little effect if it is contradicted by remuneration policies that reward short-term
financial performance on the part of particular individuals or units.
As has been indicated in the Handbook Overview and Chapter 2, it should
be noted that the ultimate objective is risk management, not necessarily the
elimination or reduction of risk. A systematic analysis of risks and how they are
currently managed in a business may indeed indicate that particular risks are
being overcontrolled. The operation of controls in a disproportionate manner
may have disadvantages, not only in terms of the incurring of unnecessary
costs, but also the loss of the flexibility to take advantage of opportunities. For
instance, this may be especially evident in circumstances such as competitive
tenders for new business. For instance, an over-rigid set of controls may inhibit
the organisation from responding quickly enough to enable success.


Risk identification
One recognised approach is to consider the key processes, assets and issues
that drive the business and support or threaten the achievement of its business
objectives. This is a similar exercise to identifying the drivers for the value of a
business when investigating the proposed purchase of that business (see
further below).
The table below gives some practical examples:


Processes Assets Issues

Recruitment and industrial relations Know-how Product liability
Order pricing and processing Corporate brand and reputation Regulatory
Waste management Product branding approvals
Treasury management Customer connections Health and
Negotiation of key contracts Supplier connections safety
Financial reporting IT systems Data protection
Marketing Plant and machinery Corporate
Business acquisitions Infrastructure/premises manslaughter
Key staff Competition
law




Useful acknowledged techniques for identifying risks include brainstorm-
ing and SWOT analysis (Strengths, Weaknesses, Opportunities and Threats).
Whereas external consultants may be used, the effectiveness of the systems
will depend on a comprehensive understanding of how the business oper-
ates in practice, and any ˜standard solutions™ should be approached with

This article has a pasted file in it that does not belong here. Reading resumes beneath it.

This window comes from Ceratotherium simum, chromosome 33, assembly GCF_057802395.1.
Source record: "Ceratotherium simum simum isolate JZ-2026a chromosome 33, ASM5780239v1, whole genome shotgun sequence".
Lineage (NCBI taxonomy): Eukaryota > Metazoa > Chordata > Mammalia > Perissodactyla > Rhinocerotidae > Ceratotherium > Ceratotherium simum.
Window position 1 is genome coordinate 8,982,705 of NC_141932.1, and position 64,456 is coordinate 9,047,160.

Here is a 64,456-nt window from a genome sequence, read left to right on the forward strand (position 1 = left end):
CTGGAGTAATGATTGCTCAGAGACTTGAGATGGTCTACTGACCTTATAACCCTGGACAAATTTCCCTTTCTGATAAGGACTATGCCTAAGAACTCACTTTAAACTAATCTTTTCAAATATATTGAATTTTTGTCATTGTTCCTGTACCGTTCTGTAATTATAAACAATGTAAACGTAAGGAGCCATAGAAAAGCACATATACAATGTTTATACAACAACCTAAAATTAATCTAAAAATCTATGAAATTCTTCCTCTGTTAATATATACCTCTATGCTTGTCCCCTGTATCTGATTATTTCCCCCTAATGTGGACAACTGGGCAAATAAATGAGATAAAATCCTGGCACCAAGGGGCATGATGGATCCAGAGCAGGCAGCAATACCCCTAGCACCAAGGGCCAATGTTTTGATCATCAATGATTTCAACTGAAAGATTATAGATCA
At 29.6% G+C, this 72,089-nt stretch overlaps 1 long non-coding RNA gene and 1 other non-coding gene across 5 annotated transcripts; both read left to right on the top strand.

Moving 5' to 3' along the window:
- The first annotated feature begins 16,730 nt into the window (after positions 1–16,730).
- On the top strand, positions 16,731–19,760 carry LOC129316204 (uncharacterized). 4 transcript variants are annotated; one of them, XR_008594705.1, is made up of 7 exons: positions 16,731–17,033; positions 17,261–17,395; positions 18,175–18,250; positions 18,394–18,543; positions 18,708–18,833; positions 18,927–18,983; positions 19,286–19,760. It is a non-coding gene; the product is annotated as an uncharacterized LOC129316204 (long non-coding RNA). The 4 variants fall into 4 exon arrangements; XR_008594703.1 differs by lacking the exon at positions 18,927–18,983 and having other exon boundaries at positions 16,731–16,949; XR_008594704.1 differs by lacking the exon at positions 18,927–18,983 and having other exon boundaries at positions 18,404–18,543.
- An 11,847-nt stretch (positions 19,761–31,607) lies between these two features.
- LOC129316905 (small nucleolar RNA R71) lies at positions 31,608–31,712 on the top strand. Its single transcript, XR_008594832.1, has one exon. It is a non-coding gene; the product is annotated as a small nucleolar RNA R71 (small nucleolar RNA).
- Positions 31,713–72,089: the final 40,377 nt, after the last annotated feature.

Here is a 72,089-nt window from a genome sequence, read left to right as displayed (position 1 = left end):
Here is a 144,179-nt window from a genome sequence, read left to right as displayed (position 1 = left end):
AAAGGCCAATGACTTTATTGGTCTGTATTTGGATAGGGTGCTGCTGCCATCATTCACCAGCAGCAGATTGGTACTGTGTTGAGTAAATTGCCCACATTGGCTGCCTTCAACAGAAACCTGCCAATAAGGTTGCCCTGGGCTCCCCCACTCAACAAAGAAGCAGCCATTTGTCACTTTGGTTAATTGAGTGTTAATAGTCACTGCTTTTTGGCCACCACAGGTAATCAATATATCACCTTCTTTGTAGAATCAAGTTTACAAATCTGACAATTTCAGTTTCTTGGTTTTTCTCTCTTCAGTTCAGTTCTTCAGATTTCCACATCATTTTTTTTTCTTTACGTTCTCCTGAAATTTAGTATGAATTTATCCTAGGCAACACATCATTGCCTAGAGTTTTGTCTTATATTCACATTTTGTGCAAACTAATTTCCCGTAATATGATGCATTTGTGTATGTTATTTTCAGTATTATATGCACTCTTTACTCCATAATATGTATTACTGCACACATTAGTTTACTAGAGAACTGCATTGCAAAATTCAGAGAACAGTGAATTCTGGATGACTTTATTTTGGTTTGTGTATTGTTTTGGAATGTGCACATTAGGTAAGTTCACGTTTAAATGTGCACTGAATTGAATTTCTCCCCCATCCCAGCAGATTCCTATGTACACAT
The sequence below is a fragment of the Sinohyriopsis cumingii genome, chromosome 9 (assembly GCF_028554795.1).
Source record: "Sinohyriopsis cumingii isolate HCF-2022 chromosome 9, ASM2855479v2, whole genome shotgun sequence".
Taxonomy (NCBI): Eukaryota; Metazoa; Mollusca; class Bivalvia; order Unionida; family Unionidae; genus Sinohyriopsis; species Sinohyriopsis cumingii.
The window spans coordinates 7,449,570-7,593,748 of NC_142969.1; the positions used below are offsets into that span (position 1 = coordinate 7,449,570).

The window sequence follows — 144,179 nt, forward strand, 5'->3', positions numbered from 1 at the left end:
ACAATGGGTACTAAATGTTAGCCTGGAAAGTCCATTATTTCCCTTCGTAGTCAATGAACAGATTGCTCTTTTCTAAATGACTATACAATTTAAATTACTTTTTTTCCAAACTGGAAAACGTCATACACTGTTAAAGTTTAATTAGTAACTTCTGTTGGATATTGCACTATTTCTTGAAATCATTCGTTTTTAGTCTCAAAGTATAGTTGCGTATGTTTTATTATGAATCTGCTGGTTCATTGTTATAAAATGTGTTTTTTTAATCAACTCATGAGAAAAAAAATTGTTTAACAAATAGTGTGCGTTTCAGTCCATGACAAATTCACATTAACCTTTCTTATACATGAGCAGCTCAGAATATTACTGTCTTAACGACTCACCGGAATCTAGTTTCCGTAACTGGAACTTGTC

caution.
Part A “ Overview of Risk Management
70



As indicated above, risks can operate at different levels of an organisation.
A programme of managing risks needs to operate not only a strategic or corpor-
ate level (i.e. top-down approach), but also at the level where the risk arises or
has its most direct impact (bottom-up). Almost every person within an organ-
isation is involved in managing risks, even if it is not labelled as such. What is
obvious to one individual may not be obvious to others. It is therefore always
important to involve individuals from a full range of the organisation™s func-
tions in order to capture information about risks and allow better decision mak-
ing. This is very relevant to the SERM approach.



Risk evaluation
Several acknowledged techniques can be used to help to understand the signifi-
cance of particular risks, and therefore prioritise action to address them. A
common approach of risk experts and commentators is to use a matrix that
combines the following factors:
Likelihood: the perceived probability of the risk occurring; and
Impact: the expected consequences if the risk actually does arise.
The particular risk is given a rating for each factor (such as very high/
high/medium/low/very low), and the combination of those two factors is used
to produce an overall risk rating for the particular risk. This is not a scientific
or mathematical exercise, and involves a degree of judgement. However, it is
important that the evaluation of risks is carried out in a consistent manner
which, as far as possible, avoids bias due to perceived commercial or personal
interests. This can be achieved by carrying out tests within different levels and
functions of the organisation concerned.
The diagram below has been accepted by risk advisors and seeks to set out
a possible representation of the assessment of a risk.


VH

H
Likelihood




M
L
VL
VL L M H VH